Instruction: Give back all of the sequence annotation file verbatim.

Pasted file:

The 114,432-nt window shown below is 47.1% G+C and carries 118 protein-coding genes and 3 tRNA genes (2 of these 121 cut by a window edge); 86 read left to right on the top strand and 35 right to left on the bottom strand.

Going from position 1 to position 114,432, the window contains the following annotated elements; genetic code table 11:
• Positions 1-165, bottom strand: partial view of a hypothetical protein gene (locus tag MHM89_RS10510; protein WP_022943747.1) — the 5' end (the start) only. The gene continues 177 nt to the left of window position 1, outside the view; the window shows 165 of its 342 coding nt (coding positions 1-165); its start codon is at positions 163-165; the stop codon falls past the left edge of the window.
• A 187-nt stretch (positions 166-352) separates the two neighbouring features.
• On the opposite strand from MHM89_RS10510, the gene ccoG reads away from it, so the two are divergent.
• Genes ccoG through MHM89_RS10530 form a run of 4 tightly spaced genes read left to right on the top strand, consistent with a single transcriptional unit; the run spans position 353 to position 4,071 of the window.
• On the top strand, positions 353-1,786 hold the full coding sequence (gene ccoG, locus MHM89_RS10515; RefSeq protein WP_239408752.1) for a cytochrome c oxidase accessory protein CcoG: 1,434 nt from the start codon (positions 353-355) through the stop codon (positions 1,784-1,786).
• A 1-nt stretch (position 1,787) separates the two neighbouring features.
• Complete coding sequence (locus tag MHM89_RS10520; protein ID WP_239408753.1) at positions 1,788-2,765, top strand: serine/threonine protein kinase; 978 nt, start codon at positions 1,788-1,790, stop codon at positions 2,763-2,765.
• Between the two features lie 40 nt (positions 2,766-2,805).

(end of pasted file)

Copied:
The 114,432-nt window shown below is 47.1% G+C and carries 118 protein-coding genes and 3 tRNA genes (2 of these 121 cut by a window edge); 86 read left to right on the top strand and 35 right to left on the bottom strand.

Going from position 1 to position 114,432, the window contains the following annotated elements; genetic code table 11:
• Positions 1-165, bottom strand: partial view of a hypothetical protein gene (locus tag MHM89_RS10510; protein WP_022943747.1) — the 5' end (the start) only. The gene continues 177 nt to the left of window position 1, outside the view; the window shows 165 of its 342 coding nt (coding positions 1-165); its start codon is at positions 163-165; the stop codon falls past the left edge of the window.
• A 187-nt stretch (positions 166-352) separates the two neighbouring features.
• On the opposite strand from MHM89_RS10510, the gene ccoG reads away from it, so the two are divergent.
• Genes ccoG through MHM89_RS10530 form a run of 4 tightly spaced genes read left to right on the top strand, consistent with a single transcriptional unit; the run spans position 353 to position 4,071 of the window.
• On the top strand, positions 353-1,786 hold the full coding sequence (gene ccoG, locus MHM89_RS10515; RefSeq protein WP_239408752.1) for a cytochrome c oxidase accessory protein CcoG: 1,434 nt from the start codon (positions 353-355) through the stop codon (positions 1,784-1,786).
• A 1-nt stretch (position 1,787) separates the two neighbouring features.
• Complete coding sequence (locus tag MHM89_RS10520; protein ID WP_239408753.1) at positions 1,788-2,765, top strand: serine/threonine protein kinase; 978 nt, start codon at positions 1,788-1,790, stop codon at positions 2,763-2,765.
• Between the two features lie 40 nt (positions 2,766-2,805).